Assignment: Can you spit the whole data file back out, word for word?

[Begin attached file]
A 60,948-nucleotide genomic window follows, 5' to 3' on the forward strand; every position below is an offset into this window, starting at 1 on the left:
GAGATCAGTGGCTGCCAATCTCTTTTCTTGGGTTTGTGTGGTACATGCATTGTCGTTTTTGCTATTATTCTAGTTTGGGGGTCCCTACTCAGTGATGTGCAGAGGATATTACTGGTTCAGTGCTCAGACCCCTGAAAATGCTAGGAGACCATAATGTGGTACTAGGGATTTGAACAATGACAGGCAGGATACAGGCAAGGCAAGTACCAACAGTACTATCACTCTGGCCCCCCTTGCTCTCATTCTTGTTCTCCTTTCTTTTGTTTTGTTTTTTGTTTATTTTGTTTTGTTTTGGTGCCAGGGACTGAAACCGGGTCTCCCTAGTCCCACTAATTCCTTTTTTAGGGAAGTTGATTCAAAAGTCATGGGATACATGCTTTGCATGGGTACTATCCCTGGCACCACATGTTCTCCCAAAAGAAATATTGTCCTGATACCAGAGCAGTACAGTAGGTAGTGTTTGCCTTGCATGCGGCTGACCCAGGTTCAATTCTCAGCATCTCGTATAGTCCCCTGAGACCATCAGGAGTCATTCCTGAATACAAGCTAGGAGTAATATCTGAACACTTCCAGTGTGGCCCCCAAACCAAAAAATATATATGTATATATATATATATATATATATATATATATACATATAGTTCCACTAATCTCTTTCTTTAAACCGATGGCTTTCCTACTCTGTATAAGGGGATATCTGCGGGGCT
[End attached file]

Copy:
A 60,948-nucleotide genomic window follows, 5' to 3' on the forward strand; every position below is an offset into this window, starting at 1 on the left:
GAGATCAGTGGCTGCCAATCTCTTTTCTTGGGTTTGTGTGGTACATGCATTGTCGTTTTTGCTATTATTCTAGTTTGGGGGTCCCTACTCAGTGATGTGCAGAGGATATTACTGGTTCAGTGCTCAGACCCCTGAAAATGCTAGGAGACCATAATGTGGTACTAGGGATTTGAACAATGACAGGCAGGATACAGGCAAGGCAAGTACCAACAGTACTATCACTCTGGCCCCCCTTGCTCTCATTCTTGTTCTCCTTTCTTTTGTTTTGTTTTTTGTTTATTTTGTTTTGTTTTGGTGCCAGGGACTGAAACCGGGTCTCCCTAGTCCCACTAATTCCTTTTTTAGGGAAGTTGATTCAAAAGTCATGGGATACATGCTTTGCATGGGTACTATCCCTGGCACCACATGTTCTCCCAAAAGAAATATTGTCCTGATACCAGAGCAGTACAGTAGGTAGTGTTTGCCTTGCATGCGGCTGACCCAGGTTCAATTCTCAGCATCTCGTATAGTCCCCTGAGACCATCAGGAGTCATTCCTGAATACAAGCTAGGAGTAATATCTGAACACTTCCAGTGTGGCCCCCAAACCAAAAAATATATATGTATATATATATATATATATATATATATATATACATATAGTTCCACTAATCTCTTTCTTTAAACCGATGGCTTTCCTACTCTGTATAAGGGGATATCTGCGGGGCT